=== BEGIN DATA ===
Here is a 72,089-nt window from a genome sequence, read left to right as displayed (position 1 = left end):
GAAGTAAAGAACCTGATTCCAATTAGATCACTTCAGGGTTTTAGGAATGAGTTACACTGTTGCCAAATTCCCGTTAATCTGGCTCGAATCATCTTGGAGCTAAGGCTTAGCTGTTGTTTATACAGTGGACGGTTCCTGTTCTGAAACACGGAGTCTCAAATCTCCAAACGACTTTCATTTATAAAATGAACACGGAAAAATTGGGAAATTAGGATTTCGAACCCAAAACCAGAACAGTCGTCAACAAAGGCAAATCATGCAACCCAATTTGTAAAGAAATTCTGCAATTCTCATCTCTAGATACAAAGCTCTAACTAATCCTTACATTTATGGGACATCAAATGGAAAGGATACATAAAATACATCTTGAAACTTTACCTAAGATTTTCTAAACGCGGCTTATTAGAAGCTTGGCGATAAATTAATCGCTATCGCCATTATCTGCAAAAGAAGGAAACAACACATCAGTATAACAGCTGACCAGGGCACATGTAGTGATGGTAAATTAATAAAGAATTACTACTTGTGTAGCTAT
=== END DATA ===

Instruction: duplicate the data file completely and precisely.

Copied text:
Here is a 72,089-nt window from a genome sequence, read left to right as displayed (position 1 = left end):
GAAGTAAAGAACCTGATTCCAATTAGATCACTTCAGGGTTTTAGGAATGAGTTACACTGTTGCCAAATTCCCGTTAATCTGGCTCGAATCATCTTGGAGCTAAGGCTTAGCTGTTGTTTATACAGTGGACGGTTCCTGTTCTGAAACACGGAGTCTCAAATCTCCAAACGACTTTCATTTATAAAATGAACACGGAAAAATTGGGAAATTAGGATTTCGAACCCAAAACCAGAACAGTCGTCAACAAAGGCAAATCATGCAACCCAATTTGTAAAGAAATTCTGCAATTCTCATCTCTAGATACAAAGCTCTAACTAATCCTTACATTTATGGGACATCAAATGGAAAGGATACATAAAATACATCTTGAAACTTTACCTAAGATTTTCTAAACGCGGCTTATTAGAAGCTTGGCGATAAATTAATCGCTATCGCCATTATCTGCAAAAGAAGGAAACAACACATCAGTATAACAGCTGACCAGGGCACATGTAGTGATGGTAAATTAATAAAGAATTACTACTTGTGTAGCTAT